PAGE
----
What to expect from Jerome Powell’s speech at the Fed’s annual conference.

Expectations for what Jerome H. Powell, the chair of the Federal Reserve, will say on Friday as he addresses the central bank’s most important annual gathering have changed drastically over the course of a few weeks.

Investors initially expected Mr. Powell to use his remarks at the Jackson Hole economic symposium to lay out the Fed’s plan for “tapering” — or slowing down — a large-scale bond buying program it has been using to support the economy. Fed officials are debating the timing of such a move, which will be their first step toward a more normal policy setting.

But after minutes from the central bank’s July meeting suggested that the discussion remained far from resolved, and as the Delta variant pushes coronavirus infections higher and threatens the economic outlook, few now expect a clear announcement, The New York Times’s Jeanna Smialek reports.

Mr. Powell’s speech, which will be virtual, could instead give him a chance to explain how the Fed is thinking about Delta variant risks, recent rapid inflation and labor market progress — and how all three square with the central bank’s policy approach.

The Fed is buying $120 billion in government-backed bonds each month, and it has kept its main interest rate near zero since March 2020. Both policies make borrowing cheap, fueling spending by businesses and households and bolstering the labor market.

Officials have clearly linked their interest rate plans to their new framework: They said in September that they would not lift rates until the job market reached full employment. Bond-buying ties back less directly, but it serves as a signal of the Fed’s continued patience.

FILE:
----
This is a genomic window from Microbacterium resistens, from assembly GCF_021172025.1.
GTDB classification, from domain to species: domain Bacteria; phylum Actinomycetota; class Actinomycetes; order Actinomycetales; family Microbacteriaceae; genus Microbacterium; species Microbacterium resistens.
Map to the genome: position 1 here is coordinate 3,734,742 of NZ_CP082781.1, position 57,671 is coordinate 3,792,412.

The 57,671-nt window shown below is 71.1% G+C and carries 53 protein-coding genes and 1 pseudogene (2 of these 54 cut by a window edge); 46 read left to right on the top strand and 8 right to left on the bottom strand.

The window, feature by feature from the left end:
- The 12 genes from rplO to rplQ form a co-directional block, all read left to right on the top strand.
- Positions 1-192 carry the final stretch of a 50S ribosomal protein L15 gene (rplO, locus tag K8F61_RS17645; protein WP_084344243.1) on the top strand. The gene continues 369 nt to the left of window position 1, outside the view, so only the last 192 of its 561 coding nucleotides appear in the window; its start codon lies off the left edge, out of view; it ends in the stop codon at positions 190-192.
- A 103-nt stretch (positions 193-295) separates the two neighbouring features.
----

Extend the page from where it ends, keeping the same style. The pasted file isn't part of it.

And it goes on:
Mr. Powell used his remarks at last year’s conference to announce that Fed officials would no longer raise interest rates to cool off the economy just because joblessness was falling and inflation was expected to heat up. They first wanted proof that prices were climbing sustainably, and they would welcome gains slightly above their 2 percent goal.

He was laying groundwork for a far more patient approach, acknowledging the grim reality that across advanced economies, interest rates, growth and inflation had spent the 21st century slipping lower in a strength-sapping downward spiral. The goal was to stop the decline.

But a year later, that backdrop has shifted, at least superficially. Big government spending in response to the pandemic has pushed consumption and growth higher in the United States, and inflation has rocketed to levels not seen in more than a decade. The labor market is swiftly healing, though it has yet to fully recover.

As the economy rebounds, the Fed’s new framework is facing its first real test — and what central bankers do next could determine how transformative it proves. Withdrawing policy support too late could cause economic or financial imbalances, critics warn, but moving too soon could cause investors to question the Fed’s commitment to building an inclusive labor market and stabilizing inflation trends over the longer run.

Mr. Powell will speak at 10 a.m. and we’ll carry his comments here live.

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